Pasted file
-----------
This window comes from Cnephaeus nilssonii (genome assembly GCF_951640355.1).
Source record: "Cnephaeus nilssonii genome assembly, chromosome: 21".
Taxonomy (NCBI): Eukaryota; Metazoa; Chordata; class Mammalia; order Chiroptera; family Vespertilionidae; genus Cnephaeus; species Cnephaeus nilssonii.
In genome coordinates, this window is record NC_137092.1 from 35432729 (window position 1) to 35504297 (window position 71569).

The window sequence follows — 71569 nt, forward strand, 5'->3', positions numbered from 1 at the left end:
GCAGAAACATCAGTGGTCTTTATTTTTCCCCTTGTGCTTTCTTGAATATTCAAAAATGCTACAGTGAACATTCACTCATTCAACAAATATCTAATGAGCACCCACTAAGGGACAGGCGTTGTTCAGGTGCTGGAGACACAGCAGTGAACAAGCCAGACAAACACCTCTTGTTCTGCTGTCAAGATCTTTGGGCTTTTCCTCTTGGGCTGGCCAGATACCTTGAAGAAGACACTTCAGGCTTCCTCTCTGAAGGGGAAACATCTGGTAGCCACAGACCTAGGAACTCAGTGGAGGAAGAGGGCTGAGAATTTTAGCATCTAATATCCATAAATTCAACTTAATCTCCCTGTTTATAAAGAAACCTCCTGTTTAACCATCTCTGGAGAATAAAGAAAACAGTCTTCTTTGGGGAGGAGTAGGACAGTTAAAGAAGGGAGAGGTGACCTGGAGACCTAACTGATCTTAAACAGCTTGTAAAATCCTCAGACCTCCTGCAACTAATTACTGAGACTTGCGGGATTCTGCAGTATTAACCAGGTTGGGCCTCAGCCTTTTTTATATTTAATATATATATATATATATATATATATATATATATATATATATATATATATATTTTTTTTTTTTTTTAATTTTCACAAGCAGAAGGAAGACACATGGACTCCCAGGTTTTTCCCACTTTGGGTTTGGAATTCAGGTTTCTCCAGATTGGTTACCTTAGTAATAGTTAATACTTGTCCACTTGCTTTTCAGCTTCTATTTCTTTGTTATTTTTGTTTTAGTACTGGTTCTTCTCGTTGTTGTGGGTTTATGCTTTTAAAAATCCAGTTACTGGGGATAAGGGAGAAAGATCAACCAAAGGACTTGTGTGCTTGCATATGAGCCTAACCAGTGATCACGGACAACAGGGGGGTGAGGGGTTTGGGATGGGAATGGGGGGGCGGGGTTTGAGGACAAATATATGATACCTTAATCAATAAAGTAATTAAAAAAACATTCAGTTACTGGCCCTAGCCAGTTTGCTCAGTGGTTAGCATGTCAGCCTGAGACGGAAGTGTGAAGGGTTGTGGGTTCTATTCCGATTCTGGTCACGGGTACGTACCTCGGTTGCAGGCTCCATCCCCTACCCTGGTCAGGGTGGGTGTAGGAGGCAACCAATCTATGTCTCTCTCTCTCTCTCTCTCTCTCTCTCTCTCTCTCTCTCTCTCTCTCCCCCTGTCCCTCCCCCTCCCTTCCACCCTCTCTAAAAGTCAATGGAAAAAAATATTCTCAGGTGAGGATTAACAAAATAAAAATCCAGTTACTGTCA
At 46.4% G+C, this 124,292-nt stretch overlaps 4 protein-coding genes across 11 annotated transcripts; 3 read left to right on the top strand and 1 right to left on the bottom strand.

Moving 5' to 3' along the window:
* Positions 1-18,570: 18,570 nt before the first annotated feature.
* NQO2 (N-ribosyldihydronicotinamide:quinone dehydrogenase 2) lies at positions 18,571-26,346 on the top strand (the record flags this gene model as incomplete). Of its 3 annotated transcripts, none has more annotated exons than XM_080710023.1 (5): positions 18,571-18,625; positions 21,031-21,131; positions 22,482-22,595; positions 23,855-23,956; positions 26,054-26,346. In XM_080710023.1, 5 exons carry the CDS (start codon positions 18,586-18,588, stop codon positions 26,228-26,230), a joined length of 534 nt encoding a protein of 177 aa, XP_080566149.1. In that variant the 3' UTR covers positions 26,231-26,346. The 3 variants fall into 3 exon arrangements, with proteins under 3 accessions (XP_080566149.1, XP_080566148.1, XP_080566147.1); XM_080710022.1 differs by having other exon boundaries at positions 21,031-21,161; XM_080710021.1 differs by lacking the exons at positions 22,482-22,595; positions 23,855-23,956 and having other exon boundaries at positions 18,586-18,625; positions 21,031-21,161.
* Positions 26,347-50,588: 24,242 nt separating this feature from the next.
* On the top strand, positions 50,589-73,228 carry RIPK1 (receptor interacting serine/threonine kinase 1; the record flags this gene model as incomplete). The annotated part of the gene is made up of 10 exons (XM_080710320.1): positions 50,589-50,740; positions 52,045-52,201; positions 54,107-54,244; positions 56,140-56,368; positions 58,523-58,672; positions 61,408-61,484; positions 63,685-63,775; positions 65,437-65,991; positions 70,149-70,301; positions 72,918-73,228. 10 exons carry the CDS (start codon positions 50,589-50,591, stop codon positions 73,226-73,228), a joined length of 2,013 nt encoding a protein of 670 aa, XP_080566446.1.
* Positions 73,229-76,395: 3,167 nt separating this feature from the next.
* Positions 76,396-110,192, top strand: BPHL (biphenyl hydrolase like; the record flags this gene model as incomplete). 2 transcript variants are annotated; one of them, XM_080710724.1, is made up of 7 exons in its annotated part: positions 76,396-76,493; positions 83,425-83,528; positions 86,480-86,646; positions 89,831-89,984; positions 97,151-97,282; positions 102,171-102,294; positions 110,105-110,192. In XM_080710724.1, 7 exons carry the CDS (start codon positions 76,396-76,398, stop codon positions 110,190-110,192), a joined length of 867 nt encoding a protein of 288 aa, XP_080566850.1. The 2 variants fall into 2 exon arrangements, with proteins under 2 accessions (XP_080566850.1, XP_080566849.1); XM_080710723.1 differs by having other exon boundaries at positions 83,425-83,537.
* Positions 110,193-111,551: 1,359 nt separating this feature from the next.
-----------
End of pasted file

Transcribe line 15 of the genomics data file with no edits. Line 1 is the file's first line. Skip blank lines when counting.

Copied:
* Positions 110,193-111,551: 1,359 nt separating this feature from the next.